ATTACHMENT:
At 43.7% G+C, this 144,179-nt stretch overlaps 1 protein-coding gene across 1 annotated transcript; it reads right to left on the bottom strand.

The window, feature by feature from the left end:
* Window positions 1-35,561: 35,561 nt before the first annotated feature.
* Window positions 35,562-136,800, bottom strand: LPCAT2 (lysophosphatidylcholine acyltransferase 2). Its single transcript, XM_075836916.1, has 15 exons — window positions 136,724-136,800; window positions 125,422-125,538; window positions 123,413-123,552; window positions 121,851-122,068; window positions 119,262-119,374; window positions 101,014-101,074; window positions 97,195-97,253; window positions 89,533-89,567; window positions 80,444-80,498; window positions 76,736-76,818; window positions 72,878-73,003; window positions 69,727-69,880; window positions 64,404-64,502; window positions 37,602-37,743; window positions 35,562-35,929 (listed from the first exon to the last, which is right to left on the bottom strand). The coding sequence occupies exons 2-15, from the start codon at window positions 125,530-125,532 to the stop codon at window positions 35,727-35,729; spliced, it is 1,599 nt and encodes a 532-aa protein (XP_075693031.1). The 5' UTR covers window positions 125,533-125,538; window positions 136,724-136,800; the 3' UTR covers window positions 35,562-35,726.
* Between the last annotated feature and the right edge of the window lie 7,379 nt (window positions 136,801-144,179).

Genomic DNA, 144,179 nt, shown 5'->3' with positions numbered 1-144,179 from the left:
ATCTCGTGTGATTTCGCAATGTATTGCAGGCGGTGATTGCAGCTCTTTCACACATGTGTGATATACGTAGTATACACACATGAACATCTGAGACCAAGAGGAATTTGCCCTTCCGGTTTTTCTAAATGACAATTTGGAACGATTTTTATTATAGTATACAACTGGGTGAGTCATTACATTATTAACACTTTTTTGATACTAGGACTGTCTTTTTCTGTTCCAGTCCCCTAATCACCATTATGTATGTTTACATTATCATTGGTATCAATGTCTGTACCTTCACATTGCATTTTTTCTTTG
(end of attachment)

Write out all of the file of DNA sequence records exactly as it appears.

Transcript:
At 43.7% G+C, this 144,179-nt stretch overlaps 1 protein-coding gene across 1 annotated transcript; it reads right to left on the bottom strand.

The window, feature by feature from the left end:
* Window positions 1-35,561: 35,561 nt before the first annotated feature.
* Window positions 35,562-136,800, bottom strand: LPCAT2 (lysophosphatidylcholine acyltransferase 2). Its single transcript, XM_075836916.1, has 15 exons — window positions 136,724-136,800; window positions 125,422-125,538; window positions 123,413-123,552; window positions 121,851-122,068; window positions 119,262-119,374; window positions 101,014-101,074; window positions 97,195-97,253; window positions 89,533-89,567; window positions 80,444-80,498; window positions 76,736-76,818; window positions 72,878-73,003; window positions 69,727-69,880; window positions 64,404-64,502; window positions 37,602-37,743; window positions 35,562-35,929 (listed from the first exon to the last, which is right to left on the bottom strand). The coding sequence occupies exons 2-15, from the start codon at window positions 125,530-125,532 to the stop codon at window positions 35,727-35,729; spliced, it is 1,599 nt and encodes a 532-aa protein (XP_075693031.1). The 5' UTR covers window positions 125,533-125,538; window positions 136,724-136,800; the 3' UTR covers window positions 35,562-35,726.
* Between the last annotated feature and the right edge of the window lie 7,379 nt (window positions 136,801-144,179).

Genomic DNA, 144,179 nt, shown 5'->3' with positions numbered 1-144,179 from the left:
ATCTCGTGTGATTTCGCAATGTATTGCAGGCGGTGATTGCAGCTCTTTCACACATGTGTGATATACGTAGTATACACACATGAACATCTGAGACCAAGAGGAATTTGCCCTTCCGGTTTTTCTAAATGACAATTTGGAACGATTTTTATTATAGTATACAACTGGGTGAGTCATTACATTATTAACACTTTTTTGATACTAGGACTGTCTTTTTCTGTTCCAGTCCCCTAATCACCATTATGTATGTTTACATTATCATTGGTATCAATGTCTGTACCTTCACATTGCATTTTTTCTTTG